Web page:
“If we look at one of the better lefthanded centermen in the league, watch what Kopi’s doing. Learn from him and study your opponent. We make faceoffs available for every team we’re playing and what the tendencies are. Coaches look at it with players, players look at it and try to know their tendencies and try and combine all those things for a better percentage at the end of the day.”
-Tonight’s officials are referees Marc Joannette and Kyle Rehman and linesmen Kiel Murchison and Derek Nansen. The game, broadcast on NBCSN throughout the United States, will be called by Kings television play by play man Alex Faust and Brian Boucher, who won a Calder Cup championship with Stevens in 1998. Also playing for the 1997-98 Philadelphia Phantoms: 1993-96 L.A. King John Druce, 2006-07 L.A. King Jamie Heward, University of Denver men’s hockey head coach Jim Montgomery and Kings Player Assistance, Brantt Myhres. I’ll join the NHL Network at 5:30 from Bridgestone Arena to preview today’s game and talk Jeff Carter.
-One last story to share with you, Insiders. Yesterday was an important day for mental health advocacy as the #BellLetsTalk campaign returned and continued to raise funds and awareness towards the challenges that many in our sport go through that, more recently, are being brought to light instead of being pushed under the table.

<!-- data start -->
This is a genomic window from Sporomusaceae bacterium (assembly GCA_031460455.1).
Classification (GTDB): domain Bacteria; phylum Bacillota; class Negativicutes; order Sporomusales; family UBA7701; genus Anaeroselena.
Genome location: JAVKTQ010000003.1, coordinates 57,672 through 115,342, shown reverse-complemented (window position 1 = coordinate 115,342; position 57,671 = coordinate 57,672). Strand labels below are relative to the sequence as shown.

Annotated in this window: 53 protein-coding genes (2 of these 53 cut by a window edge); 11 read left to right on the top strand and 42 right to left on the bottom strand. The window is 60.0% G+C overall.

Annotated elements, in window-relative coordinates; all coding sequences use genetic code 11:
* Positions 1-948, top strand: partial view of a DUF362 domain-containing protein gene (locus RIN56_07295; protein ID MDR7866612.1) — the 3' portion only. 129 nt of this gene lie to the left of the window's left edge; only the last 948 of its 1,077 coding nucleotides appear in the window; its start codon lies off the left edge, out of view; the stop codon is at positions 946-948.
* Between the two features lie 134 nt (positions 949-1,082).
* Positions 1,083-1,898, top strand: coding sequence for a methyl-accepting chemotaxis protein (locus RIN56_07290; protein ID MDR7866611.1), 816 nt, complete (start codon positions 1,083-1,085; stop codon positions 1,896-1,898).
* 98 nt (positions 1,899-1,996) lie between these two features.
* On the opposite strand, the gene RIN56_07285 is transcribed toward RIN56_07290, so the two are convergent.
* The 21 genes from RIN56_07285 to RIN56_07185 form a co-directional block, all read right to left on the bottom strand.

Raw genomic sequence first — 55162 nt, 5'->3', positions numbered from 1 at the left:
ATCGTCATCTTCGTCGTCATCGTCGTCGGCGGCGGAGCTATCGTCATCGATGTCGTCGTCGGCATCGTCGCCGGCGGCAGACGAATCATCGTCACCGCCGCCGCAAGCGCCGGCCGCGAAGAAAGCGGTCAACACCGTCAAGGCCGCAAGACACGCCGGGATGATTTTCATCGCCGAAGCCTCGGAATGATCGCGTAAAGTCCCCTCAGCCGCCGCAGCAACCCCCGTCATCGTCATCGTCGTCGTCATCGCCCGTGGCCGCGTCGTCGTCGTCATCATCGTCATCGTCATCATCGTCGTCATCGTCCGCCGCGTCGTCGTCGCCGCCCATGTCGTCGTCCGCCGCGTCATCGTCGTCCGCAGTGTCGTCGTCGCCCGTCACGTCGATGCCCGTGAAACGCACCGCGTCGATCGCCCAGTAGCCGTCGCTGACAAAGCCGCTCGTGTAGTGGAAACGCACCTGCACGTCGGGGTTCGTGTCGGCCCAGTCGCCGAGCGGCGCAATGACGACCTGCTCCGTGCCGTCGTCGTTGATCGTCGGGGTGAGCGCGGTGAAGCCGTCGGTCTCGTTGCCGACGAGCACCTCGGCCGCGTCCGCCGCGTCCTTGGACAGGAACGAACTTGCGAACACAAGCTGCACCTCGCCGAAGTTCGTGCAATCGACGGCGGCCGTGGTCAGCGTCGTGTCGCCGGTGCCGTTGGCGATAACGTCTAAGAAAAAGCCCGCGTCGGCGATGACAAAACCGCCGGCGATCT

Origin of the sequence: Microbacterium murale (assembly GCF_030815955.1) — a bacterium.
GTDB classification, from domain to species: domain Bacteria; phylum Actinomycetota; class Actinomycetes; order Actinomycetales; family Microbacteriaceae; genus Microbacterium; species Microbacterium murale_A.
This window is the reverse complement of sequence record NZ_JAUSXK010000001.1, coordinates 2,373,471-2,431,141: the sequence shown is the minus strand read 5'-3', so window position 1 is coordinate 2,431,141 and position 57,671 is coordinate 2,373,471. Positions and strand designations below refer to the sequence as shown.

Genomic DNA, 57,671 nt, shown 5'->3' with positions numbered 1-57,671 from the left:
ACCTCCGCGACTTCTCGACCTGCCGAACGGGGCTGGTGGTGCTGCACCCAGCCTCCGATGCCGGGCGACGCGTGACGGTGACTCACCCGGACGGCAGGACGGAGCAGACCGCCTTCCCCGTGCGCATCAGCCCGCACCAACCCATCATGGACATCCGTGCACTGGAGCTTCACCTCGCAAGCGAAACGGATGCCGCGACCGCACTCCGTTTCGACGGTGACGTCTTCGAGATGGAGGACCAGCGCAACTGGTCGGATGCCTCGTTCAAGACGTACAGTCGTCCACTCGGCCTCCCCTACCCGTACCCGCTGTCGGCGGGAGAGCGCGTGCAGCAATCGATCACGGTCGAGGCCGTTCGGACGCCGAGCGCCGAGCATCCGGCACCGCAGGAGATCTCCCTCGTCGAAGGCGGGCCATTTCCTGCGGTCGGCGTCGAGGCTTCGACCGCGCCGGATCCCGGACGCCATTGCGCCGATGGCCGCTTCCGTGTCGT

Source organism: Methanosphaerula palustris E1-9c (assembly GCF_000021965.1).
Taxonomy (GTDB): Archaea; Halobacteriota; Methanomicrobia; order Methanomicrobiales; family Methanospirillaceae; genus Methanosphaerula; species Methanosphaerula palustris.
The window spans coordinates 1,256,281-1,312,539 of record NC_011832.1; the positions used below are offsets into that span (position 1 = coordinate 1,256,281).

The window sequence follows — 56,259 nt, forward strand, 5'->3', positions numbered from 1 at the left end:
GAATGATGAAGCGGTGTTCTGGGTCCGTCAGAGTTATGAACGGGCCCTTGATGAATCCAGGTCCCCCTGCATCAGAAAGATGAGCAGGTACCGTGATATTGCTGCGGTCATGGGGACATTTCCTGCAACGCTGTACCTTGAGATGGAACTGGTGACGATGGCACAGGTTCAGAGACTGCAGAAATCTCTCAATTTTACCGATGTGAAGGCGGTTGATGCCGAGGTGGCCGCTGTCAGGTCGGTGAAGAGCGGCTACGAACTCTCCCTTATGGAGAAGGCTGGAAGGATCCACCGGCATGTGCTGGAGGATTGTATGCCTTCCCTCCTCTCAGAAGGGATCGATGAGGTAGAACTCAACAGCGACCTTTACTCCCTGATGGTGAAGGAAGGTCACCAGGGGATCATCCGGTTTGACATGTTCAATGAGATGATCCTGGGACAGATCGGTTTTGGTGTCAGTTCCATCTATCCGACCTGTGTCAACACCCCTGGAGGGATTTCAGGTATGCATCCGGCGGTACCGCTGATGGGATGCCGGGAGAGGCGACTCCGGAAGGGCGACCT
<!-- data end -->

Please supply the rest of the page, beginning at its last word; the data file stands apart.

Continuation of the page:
— LA Kings (@LAKings) January 31, 2018
There are good days and some tougher days for Mitchell Solomon-Coombs, a Texas-based Kings fan (and a Blackhawks fan who is highly appreciative of Bryan Bickell and his own struggles with multiple sclerosis) who often sends the players off to the bus at the team hotel in Dallas.
Solomon-Coombs, who was diagnosed with autism as a teenager and was born with a number of neurological disorders, is not able to walk. But he has surfed in Huntington Beach and was able to fire off several hockey pucks last month in the latest round of his physical therapy.
There are major difficulties that Solomon-Coombs faces that stem from his physical and neurological challenges, and the #BellLetsTalk campaign provides a raised platform for him to articulate the day-to-day ups and downs associated with living through a number of hardships that are out of his control.
Mitchell is very intelligent, creative, and a great talker, and yesterday he stitched together several of his recent videos from physical therapy in which he demonstrates an ability to pick a few corners.
If you ever talk to Mitchell on Twitter, recommend him a good book – hockey or otherwise – and always be sure to keep the conversation going. And you may see him at Staples Center in the future, where he took in the NHL All-Star Game last year.
-Lead photo via John Russell/NHLI